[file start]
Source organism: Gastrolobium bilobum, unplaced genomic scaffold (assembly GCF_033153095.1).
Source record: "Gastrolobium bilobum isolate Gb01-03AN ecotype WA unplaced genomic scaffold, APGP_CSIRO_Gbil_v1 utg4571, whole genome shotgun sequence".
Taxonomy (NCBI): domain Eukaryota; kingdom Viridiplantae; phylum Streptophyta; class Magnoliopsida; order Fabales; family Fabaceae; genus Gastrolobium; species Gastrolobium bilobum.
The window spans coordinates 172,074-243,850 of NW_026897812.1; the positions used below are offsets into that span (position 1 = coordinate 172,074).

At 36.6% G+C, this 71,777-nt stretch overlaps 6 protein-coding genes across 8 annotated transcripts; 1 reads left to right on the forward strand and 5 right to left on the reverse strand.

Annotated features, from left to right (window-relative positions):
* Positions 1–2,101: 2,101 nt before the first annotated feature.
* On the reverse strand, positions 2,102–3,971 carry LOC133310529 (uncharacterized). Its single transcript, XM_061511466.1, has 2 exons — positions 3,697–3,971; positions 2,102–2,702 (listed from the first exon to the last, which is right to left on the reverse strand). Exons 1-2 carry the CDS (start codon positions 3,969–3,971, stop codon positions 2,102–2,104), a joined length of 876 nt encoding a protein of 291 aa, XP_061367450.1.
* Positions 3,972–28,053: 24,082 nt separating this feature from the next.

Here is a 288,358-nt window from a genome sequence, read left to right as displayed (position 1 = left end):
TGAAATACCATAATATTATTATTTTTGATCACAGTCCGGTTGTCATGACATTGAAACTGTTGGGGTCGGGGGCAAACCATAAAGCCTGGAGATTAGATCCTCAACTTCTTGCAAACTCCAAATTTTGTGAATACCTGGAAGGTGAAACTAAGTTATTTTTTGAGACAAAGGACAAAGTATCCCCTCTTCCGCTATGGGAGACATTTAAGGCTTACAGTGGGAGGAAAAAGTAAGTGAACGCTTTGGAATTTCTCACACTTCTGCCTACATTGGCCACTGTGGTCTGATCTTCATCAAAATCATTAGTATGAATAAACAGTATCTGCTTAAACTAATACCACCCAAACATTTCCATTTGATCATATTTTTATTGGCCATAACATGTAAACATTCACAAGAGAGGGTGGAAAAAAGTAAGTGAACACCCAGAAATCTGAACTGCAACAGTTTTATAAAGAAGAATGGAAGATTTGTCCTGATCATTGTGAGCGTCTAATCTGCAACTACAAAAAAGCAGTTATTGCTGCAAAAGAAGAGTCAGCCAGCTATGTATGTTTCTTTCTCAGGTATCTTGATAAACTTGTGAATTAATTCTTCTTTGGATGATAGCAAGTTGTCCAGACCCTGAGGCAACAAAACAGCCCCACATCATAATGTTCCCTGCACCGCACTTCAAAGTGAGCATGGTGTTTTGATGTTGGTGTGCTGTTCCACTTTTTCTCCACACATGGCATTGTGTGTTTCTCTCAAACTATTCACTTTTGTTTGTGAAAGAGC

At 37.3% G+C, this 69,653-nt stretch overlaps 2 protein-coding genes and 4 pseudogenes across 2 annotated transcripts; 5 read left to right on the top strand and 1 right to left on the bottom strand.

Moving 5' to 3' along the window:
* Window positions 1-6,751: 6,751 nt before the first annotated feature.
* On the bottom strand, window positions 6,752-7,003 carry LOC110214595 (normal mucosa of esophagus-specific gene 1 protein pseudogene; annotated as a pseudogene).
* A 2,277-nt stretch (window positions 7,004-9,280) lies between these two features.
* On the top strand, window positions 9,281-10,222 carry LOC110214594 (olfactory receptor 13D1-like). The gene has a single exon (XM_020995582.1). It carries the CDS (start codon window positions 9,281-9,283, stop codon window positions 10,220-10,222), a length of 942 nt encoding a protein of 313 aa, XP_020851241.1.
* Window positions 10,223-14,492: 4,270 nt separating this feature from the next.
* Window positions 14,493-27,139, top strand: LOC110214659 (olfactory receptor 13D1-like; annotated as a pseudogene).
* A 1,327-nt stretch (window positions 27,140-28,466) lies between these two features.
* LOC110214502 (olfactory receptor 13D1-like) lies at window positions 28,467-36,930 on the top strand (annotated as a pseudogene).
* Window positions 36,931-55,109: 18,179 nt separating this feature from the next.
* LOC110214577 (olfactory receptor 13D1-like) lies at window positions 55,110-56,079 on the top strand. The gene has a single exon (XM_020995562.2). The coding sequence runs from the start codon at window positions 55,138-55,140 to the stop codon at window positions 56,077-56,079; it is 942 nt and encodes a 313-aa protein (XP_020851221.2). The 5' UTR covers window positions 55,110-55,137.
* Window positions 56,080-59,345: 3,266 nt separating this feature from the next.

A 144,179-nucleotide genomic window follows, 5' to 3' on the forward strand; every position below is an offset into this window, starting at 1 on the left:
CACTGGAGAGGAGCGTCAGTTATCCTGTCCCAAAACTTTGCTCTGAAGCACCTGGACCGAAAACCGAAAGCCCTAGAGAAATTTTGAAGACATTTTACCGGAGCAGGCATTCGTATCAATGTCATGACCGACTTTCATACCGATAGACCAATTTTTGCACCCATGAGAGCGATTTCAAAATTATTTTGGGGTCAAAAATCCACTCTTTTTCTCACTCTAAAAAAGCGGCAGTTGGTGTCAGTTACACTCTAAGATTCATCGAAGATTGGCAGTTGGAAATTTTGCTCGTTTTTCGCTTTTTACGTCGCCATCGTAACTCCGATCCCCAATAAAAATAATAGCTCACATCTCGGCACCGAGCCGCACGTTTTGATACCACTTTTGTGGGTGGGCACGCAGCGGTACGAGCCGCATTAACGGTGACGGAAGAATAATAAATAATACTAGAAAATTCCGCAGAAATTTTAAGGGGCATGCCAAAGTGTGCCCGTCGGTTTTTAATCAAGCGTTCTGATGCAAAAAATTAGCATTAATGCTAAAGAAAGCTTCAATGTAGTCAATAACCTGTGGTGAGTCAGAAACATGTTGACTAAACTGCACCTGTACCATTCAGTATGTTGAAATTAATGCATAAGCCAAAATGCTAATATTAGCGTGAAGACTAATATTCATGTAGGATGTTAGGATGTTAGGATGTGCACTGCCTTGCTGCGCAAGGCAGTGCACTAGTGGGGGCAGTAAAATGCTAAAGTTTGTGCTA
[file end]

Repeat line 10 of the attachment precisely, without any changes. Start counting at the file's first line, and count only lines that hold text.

Here is a 288,358-nt window from a genome sequence, read left to right as displayed (position 1 = left end):